Californians May Soon Be Cooking With Cow Power

With the largest dairy herds in the U.S., California could generate up to 5% of its natural gas from cow manure.
July 13, 2006, 5am PDT | Irvin Dawid
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Looking to utilize a process already used in other states and countries, a major California utility is making plans to distribute natural gas generated from cow excrement collected at Central Valley dairies.

"Turning dairies into the equivalent of gas fields is, in some ways, relatively simple. Manure is collected and dumped into a tank that removes oxygen and controls the temperature. Bacteria break down the waste and release gas -- mostly methane and carbon dioxide."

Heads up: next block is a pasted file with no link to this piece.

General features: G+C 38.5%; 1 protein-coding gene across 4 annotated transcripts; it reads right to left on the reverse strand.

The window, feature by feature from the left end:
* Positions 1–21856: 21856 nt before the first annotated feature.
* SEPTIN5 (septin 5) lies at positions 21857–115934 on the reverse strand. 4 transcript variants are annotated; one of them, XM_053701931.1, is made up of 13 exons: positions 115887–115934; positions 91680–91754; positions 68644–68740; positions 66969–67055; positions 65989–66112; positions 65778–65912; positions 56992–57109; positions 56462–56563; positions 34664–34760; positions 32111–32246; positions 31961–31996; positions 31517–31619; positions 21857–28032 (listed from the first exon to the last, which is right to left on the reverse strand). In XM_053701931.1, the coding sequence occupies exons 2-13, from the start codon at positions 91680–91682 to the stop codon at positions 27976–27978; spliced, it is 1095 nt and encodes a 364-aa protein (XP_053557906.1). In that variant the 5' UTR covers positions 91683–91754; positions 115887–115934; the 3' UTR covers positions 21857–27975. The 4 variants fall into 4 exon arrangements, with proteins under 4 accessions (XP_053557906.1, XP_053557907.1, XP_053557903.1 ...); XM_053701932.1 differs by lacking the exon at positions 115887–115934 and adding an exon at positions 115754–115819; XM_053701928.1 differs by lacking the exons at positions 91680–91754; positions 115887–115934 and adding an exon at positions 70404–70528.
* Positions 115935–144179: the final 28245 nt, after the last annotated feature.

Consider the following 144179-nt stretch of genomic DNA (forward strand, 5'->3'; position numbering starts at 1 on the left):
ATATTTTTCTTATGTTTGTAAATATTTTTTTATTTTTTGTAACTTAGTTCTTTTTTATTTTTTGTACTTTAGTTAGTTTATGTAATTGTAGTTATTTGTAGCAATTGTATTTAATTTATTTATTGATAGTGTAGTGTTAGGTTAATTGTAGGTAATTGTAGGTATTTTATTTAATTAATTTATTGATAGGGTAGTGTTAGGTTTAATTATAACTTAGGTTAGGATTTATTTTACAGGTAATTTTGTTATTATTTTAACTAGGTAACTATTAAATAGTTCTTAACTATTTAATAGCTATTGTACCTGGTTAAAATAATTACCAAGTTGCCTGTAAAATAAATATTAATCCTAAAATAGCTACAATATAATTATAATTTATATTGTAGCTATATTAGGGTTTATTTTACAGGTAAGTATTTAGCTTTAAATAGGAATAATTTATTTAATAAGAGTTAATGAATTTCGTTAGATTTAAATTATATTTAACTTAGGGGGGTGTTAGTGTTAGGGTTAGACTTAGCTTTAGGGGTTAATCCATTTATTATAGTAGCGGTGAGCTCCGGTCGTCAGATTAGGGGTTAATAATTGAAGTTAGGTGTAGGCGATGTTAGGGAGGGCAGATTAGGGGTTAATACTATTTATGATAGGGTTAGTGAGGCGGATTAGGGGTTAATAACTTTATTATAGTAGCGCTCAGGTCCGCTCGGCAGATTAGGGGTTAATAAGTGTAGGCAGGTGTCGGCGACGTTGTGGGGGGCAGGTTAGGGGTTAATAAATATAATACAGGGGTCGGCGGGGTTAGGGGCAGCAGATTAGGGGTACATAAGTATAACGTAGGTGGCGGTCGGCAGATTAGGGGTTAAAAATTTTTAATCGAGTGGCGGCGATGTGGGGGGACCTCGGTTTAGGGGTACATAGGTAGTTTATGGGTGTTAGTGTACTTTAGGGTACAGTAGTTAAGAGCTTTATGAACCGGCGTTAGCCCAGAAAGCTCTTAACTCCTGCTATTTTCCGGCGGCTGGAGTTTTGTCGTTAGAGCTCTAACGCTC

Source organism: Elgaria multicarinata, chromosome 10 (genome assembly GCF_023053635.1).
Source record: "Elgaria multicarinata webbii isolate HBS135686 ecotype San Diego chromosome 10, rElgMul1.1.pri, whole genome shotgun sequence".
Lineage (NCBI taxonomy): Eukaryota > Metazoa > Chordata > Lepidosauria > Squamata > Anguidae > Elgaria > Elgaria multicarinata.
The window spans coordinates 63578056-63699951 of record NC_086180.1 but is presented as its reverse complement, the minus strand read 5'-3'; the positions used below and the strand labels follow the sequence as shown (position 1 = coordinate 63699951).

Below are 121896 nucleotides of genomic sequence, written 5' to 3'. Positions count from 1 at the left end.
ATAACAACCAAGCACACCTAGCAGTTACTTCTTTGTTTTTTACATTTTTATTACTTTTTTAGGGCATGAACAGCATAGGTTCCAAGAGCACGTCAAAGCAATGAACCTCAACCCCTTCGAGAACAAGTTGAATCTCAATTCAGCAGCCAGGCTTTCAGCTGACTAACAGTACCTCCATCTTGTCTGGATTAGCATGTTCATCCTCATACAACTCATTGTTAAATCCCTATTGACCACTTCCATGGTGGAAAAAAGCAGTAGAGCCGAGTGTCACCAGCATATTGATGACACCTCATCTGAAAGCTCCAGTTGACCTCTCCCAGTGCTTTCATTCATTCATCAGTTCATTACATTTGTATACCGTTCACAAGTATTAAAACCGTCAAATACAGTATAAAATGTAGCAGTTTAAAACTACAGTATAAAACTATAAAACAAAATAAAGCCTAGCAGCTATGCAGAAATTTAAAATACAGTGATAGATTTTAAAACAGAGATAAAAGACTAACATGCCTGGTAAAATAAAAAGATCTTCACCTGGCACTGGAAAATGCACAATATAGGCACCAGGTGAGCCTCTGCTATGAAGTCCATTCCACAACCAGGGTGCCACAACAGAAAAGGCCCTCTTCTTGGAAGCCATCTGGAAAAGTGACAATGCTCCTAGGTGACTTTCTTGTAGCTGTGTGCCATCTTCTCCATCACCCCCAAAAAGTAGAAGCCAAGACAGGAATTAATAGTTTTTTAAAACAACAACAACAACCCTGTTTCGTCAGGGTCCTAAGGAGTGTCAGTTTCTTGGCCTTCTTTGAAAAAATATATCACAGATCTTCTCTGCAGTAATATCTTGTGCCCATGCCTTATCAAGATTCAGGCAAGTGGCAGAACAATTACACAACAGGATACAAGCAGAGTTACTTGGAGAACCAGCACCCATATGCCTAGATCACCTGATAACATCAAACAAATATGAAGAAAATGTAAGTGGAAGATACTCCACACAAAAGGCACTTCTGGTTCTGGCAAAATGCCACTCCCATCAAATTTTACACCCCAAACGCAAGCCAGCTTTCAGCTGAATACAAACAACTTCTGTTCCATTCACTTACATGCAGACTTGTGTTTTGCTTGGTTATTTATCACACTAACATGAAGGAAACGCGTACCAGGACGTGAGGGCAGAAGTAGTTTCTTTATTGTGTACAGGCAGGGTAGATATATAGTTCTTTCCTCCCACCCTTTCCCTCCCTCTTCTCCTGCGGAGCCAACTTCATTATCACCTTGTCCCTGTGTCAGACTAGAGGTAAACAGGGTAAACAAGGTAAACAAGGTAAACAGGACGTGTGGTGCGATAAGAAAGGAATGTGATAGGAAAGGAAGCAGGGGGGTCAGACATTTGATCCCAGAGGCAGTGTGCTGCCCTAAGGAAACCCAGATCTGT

"This is a big experiment for us to see how a process like this can work," stated Bob Howard, PG&E vice president in charge of gas distribution.

"Under Howard's best-case scenario, PG&E might be able to get 5 percent of its gas from farms in 10 to 15 years."

Thanks to Darrell Waller

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Published on Wednesday, July 12, 2006 in The San Francisco Chronicle
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